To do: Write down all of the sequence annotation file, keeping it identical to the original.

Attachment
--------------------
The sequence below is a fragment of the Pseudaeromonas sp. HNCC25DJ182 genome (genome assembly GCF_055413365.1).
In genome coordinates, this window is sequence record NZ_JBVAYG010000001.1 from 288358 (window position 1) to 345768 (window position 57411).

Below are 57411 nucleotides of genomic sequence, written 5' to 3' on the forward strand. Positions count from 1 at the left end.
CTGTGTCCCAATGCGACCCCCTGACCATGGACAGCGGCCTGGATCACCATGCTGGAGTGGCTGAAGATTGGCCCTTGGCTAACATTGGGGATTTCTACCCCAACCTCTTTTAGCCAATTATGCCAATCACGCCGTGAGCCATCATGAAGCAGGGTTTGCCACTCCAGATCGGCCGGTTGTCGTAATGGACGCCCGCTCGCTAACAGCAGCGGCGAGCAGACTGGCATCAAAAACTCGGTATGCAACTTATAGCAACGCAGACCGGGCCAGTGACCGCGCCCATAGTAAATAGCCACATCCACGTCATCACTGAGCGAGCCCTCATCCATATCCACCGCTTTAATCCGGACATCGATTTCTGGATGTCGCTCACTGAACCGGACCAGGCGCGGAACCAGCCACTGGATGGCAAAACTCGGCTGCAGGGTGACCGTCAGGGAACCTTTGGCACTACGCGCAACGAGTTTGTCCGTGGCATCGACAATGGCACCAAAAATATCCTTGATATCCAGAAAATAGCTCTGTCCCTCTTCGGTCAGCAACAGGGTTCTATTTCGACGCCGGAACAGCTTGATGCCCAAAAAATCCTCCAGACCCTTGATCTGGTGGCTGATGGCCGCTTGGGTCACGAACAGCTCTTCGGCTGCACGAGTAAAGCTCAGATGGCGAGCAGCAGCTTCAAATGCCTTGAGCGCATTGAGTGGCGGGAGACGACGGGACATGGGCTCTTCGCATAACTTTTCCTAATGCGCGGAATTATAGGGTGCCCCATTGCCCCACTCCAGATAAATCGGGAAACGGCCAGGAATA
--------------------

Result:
The sequence below is a fragment of the Pseudaeromonas sp. HNCC25DJ182 genome (genome assembly GCF_055413365.1).
In genome coordinates, this window is sequence record NZ_JBVAYG010000001.1 from 288358 (window position 1) to 345768 (window position 57411).

Below are 57411 nucleotides of genomic sequence, written 5' to 3' on the forward strand. Positions count from 1 at the left end.
CTGTGTCCCAATGCGACCCCCTGACCATGGACAGCGGCCTGGATCACCATGCTGGAGTGGCTGAAGATTGGCCCTTGGCTAACATTGGGGATTTCTACCCCAACCTCTTTTAGCCAATTATGCCAATCACGCCGTGAGCCATCATGAAGCAGGGTTTGCCACTCCAGATCGGCCGGTTGTCGTAATGGACGCCCGCTCGCTAACAGCAGCGGCGAGCAGACTGGCATCAAAAACTCGGTATGCAACTTATAGCAACGCAGACCGGGCCAGTGACCGCGCCCATAGTAAATAGCCACATCCACGTCATCACTGAGCGAGCCCTCATCCATATCCACCGCTTTAATCCGGACATCGATTTCTGGATGTCGCTCACTGAACCGGACCAGGCGCGGAACCAGCCACTGGATGGCAAAACTCGGCTGCAGGGTGACCGTCAGGGAACCTTTGGCACTACGCGCAACGAGTTTGTCCGTGGCATCGACAATGGCACCAAAAATATCCTTGATATCCAGAAAATAGCTCTGTCCCTCTTCGGTCAGCAACAGGGTTCTATTTCGACGCCGGAACAGCTTGATGCCCAAAAAATCCTCCAGACCCTTGATCTGGTGGCTGATGGCCGCTTGGGTCACGAACAGCTCTTCGGCTGCACGAGTAAAGCTCAGATGGCGAGCAGCAGCTTCAAATGCCTTGAGCGCATTGAGTGGCGGGAGACGACGGGACATGGGCTCTTCGCATAACTTTTCCTAATGCGCGGAATTATAGGGTGCCCCATTGCCCCACTCCAGATAAATCGGGAAACGGCCAGGAATA